Trying to ignore it, I climb upwards faster, the muscles in my arms and legs burning with the effort. But I can't stop now; not unless I want to fall into the lava, and burn to death horribly. Just as I reach the top, an incredibly loud cracking noise fills the room, and I watch as the entire floor falls into the lava, causing a massive splash of the deadly molten rock to hit the roof. It drips off slowly, back into the massive body below, missing me entirely.

I lift myself up, and climb to my feet. It's just a quick run to the exit, and I see Afya standing near the way out, looking anxious.
"Afya!" I yell, and upon seeing me, her face relaxes slightly, and I walk over to her, unaware of the cracks that now fill this new floor.

Afya's face turns into one of sheer horror, and suddenly, I find myself falling. In panic, I look down. The floor is collapsing, just like the other one. I then realise something else. Judging by the speed that I'm falling, there is no way that I will be able to reach the edge of this new hole, and grab it in time, which means that I will fall into the lava, and suffer the most agonising death in the entire Games.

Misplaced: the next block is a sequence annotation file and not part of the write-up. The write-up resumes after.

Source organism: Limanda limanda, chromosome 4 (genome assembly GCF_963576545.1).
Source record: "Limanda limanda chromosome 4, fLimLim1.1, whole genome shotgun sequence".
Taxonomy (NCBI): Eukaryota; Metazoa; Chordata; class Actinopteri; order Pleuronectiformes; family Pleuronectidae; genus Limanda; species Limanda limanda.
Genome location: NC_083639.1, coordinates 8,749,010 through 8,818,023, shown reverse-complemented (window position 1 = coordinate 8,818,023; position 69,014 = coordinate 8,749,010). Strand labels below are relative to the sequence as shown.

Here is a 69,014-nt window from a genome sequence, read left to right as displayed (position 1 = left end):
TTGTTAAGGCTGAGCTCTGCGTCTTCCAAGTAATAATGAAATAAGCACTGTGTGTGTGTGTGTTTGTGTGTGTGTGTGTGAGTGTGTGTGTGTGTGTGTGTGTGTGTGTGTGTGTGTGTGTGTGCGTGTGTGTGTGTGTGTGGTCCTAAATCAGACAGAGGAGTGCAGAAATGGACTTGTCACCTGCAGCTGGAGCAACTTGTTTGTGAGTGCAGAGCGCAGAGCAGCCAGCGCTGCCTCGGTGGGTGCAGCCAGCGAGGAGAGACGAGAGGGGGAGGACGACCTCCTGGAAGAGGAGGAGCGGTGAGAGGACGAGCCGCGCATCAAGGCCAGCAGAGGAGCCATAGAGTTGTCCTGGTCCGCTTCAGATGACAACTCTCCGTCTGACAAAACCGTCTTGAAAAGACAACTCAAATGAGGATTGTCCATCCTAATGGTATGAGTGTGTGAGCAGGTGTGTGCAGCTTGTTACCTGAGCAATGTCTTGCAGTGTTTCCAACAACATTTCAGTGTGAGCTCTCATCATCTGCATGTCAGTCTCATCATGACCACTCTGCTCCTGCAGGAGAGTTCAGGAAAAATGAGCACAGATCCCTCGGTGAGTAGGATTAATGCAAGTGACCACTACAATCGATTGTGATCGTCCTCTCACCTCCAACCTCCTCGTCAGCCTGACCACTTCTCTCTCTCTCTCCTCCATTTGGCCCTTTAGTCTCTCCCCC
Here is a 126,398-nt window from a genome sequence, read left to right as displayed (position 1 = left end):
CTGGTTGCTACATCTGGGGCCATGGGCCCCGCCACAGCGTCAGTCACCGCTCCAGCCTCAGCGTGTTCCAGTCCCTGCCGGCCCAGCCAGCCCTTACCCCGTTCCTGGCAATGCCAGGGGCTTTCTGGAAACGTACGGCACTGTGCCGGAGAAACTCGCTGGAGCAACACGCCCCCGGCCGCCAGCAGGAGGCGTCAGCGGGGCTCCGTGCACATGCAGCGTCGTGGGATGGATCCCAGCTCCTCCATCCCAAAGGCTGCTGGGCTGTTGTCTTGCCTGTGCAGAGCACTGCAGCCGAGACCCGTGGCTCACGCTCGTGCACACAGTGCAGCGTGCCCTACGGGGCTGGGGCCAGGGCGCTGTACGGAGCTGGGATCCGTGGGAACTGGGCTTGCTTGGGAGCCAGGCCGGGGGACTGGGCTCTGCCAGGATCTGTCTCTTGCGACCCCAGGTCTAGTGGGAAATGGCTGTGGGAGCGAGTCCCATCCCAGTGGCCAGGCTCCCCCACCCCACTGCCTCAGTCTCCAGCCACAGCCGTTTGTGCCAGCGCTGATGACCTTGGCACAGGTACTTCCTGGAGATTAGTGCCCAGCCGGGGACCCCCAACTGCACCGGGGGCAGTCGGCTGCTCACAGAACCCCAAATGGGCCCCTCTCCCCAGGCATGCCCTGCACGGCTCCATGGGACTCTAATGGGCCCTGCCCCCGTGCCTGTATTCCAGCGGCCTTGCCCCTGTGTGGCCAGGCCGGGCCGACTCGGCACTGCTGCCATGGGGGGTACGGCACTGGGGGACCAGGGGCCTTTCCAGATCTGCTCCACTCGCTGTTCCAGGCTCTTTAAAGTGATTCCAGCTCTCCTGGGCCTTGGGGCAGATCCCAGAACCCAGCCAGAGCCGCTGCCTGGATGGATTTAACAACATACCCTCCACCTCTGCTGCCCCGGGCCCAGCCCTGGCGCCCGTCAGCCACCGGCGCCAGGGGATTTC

Just as I close my eyes, and will my death to be quick, I feel something grab my wrist. I let out a startled scream, and stop falling, my legs dangling above the lava. I see a few small rocks fall into the boiling lake, disappearing in a splash of smoke.

Trembling, I look up, and see Afya leaning over the ledge, clenching my arm, her face straining to keep hold.
"Grab the ledge." She says between gritted teeth. I nod, as tears begin to flow down my face, and grab onto the edge. Sure that I have a secure grip, I begin to lift myself up, Afya helping to haul me onto the ledge. As soon as I'm safely on the rock floor that isn't cracked, I lay down, and begin to cry. It's a mixture of fear, despair, and now joy as I look at Afya. She saved me. She prevented me from dying.